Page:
I’m a sucker for trilogies. I love the immediate and underlying story lines and the depth of characterization they’re able to obtain. It takes a true cinematic artist to craft a story that can satisfy for 10+ hours. (1,893 hours if you’re Peter Jackson). Most recently, the second installment of the Hunger Games Trilogy (or quadrilogy) was released and beat its prequel by 100 million in the first weekend. It’s a wonderful adventure that captured me from beginning to end. Shooting in IMAX helped. As I watched, star Jennifer Lawrence left a huge impression on me as a director. I spent the week re-watching her Oscar winning piece, Silver Linings Playbook, and tried to analyze what it was that she does so masterfully.
Jennifer has a way with the media that just melts her fan’s hearts. From tripping up the stage to receive her oscar to the countless foot in mouth situations, her following has grown in astounding ways. But what amazes me is that she hasn’t bound herself with one particular character. What do I mean. Well, Daniel Radcliffe will always be Harry Potter. I don’t care if he’s on broadway or in a horror film. That’s Harry. No matter what Elijah Wood is in, he will always be Frodo. You could say the same for Kristin Stewart, Rupert Grint and Keanu Reeves. But I don’t feel that Jennifer Lawrence has immortalized herself as Katniss Everdeen. Whether I’m watching Silver Linings or Winter’s Bone, I don’t see that girl with a bow. Even her upcoming flick, American Hustle, she portrays a completely new character that will probably be nominated for best supporting actress. As a director, I see this as one of THE mark of a good actor/actress. Someone who can change at the snap of a finger and from script to script. It puts this 23 year old in company with Tom Hanks, Meryl Streep, Morgan Freeman and Russell Crowe. I cannot fathom the career she’s going to have and her movie mortality will carry her to incredible heights.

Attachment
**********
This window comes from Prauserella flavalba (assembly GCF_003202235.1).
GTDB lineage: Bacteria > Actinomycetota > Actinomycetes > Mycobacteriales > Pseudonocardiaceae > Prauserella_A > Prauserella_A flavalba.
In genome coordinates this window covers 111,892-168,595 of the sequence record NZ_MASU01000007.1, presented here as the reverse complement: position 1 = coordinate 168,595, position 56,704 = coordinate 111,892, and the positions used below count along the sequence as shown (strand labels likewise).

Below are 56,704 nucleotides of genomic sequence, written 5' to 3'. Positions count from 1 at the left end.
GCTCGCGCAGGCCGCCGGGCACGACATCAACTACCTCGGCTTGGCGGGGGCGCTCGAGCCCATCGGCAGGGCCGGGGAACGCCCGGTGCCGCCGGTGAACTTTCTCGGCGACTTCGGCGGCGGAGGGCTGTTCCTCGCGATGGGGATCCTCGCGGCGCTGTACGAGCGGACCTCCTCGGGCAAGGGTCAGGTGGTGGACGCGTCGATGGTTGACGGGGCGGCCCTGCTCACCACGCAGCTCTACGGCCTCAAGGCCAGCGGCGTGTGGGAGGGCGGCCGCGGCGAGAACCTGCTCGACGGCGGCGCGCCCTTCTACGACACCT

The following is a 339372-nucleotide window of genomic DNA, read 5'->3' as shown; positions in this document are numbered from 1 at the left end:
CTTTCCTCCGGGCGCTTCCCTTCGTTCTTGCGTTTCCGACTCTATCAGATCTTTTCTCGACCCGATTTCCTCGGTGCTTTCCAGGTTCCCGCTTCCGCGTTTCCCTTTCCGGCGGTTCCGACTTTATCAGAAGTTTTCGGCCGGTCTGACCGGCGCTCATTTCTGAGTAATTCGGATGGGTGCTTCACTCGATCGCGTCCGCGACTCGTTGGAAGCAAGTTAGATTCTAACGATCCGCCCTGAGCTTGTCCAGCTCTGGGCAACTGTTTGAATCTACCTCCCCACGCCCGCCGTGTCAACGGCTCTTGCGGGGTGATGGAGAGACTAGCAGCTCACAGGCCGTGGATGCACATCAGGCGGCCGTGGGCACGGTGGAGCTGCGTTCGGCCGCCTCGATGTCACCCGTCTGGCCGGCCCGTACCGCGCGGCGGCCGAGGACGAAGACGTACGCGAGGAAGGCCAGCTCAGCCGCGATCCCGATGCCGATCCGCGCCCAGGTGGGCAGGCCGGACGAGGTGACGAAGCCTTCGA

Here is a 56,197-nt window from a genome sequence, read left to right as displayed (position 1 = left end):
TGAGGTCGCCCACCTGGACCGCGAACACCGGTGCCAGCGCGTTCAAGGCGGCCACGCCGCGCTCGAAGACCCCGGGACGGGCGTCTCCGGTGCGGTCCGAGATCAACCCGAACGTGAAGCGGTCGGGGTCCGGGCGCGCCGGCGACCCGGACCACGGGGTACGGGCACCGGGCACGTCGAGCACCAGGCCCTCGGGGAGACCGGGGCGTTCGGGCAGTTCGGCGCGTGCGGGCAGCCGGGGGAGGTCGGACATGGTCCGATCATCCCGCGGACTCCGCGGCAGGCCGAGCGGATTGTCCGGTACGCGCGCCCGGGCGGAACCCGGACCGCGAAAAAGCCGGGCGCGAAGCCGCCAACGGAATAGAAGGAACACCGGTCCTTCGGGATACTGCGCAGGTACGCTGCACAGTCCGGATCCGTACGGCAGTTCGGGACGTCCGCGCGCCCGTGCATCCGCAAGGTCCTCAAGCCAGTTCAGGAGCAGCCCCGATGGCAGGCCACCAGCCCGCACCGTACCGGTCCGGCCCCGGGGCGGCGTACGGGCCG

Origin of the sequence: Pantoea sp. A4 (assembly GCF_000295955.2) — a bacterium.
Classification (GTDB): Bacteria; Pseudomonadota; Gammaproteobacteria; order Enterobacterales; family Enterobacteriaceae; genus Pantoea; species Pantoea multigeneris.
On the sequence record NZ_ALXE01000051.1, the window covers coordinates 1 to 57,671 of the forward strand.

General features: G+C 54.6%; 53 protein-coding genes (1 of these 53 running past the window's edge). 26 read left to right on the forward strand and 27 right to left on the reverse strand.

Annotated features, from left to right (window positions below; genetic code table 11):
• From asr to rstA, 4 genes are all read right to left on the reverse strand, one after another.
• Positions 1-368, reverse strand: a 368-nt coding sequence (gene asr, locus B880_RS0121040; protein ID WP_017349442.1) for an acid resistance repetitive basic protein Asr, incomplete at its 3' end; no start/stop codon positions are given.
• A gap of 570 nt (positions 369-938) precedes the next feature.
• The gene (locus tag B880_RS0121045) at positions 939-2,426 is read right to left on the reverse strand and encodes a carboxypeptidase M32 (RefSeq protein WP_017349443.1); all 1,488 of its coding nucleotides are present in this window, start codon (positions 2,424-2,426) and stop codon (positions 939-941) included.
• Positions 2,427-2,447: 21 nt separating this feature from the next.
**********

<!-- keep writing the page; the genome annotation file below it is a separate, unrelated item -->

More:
The other aspect of her performances that stands out to me is her gasp on emotions, and specifically, her portrayal of fear. After noticing this, I started watching other scenes and juxtaposing that with Jennifer’s. Those other scenes started to feel like theater. Like I was watching some structured, scientifically calculated embodiment of emotions. With Jennifer, I’m there. I feel it. I hurt with her. Most actors when told to express fear are able to get themselves to that point. But what Jennifer does so well, is that she gets herself most of the way there and lets the audience imply the rest. She allows us to emote for her. In Silver Linings, she was about to cry in almost every scene. ABOUT to cry. She never did. But I wanted to. In Catching Fire, she was ALMOST petrified by the arena. I was in full on panic. Her style is a subtle, true humanity extremely powerful. I’m challenged, as a director, to dig deeper into emotions and uncover groundbreaking ways to subconsciously capture an audience. Did I mention she never took an acting class?
I’m excited to see Jennifer as she continues through Hollywood. I’m pray she remains her witty self and doesn’t succumb to the pitfalls of the west coast. The Academy Awards have much more Lawrence to come. Watch all her movies. She’s incredible.
Also, if anyone has a way of getting in touch with her, I’d love to take her on a date. Just saying.